In for the info from the pros on TBH

Rwc 04-12-2018 01:42 PM

Quote:

Originally Posted by sportsman (Post 13310086)
The problem you’ll run into on the “several hundred yard shots” is it takes a big zoom to achieve that. My 70-200mm 2.8 still requires cropping from my already cropped camera (Canon 80D). Depending on the sports (inside, outside, day/night) you’ll have to decide on a lens that’ll fit your needs. There is not a one lens fits all.
I was in the same boat as you several years ago. I bought a canon t3i kit from amazon that included lots of stuff and 2 lenses. The kit lenses got me started. I soon learned my kit lenses were holding me back. I then upgraded to L series lenses. Then my camera was upgraded last year. I’m still on a crop Camera simply because for me and what I shoot & lenses I already owned it’s just not time for a full frame camera.


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Appreciate it. Would the two cameras I listed be considered cropped cameras?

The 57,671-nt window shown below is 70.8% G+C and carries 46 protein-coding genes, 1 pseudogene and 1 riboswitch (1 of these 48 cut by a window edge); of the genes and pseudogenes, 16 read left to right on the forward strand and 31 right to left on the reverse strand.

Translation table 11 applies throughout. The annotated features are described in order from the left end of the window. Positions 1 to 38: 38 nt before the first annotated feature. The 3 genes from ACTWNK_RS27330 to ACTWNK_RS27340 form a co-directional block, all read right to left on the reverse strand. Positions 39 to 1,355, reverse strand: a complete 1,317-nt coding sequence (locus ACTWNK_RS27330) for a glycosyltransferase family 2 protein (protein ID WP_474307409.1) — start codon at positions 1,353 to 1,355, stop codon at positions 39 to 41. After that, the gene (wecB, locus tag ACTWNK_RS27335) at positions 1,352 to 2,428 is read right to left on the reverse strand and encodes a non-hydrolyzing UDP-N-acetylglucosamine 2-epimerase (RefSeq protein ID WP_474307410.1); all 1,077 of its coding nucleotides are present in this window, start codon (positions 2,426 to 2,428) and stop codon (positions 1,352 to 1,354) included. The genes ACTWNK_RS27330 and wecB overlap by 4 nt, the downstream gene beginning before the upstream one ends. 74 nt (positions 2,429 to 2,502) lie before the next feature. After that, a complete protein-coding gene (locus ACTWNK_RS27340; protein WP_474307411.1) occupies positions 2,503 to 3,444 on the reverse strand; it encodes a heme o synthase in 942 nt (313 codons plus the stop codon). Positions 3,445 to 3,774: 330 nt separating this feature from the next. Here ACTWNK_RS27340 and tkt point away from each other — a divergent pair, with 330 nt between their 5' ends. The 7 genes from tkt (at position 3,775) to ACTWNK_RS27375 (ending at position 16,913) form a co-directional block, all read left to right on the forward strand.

Rwc

sportsman 04-12-2018 01:51 PM

I don’t know anything about Nikon, but the t6 is. If you didn’t know, the crop is 1.61. So in zoom (if your at 70mm) you’d multiply 70x1.61 and the actual zoom is 112.7. This helps at max zoom say 200x1.61=322. Where the crop hurts you is when you need less zoom for a multiple of reason (night photography/landscapes/more light. The more you zoom the more light it takes.


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Rwc 04-12-2018 01:53 PM

Quote:

Originally Posted by sportsman (Post 13310148)
I don’t know anything about Nikon, but the t6 is. If you didn’t know, the crop is 1.61. So in zoom (if your at 70mm) you’d multiply 70x1.61 and the actual zoom is 112.7. This helps at max zoom say 200x1.61=322. Where the crop hurts you is when you need less zoom for a multiple of reason (night photography/landscapes/more light. The more you zoom the more light it takes.


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Understood, and appreciate the quick response. While I have you...ha ha. Would there be merit in just finding a good deal on the body of the camera I decide on then shopping around for better lenses instead of buying a package deal?



Rwc

sportsman 04-12-2018 01:57 PM

Quote:

Originally Posted by Rwc (Post 13310156)
Understood, and appreciate the quick response. While I have you...ha ha. Would there be merit in just finding a good deal on the body of the camera I decide on then shopping around for better lenses instead of buying a package deal?







Rwc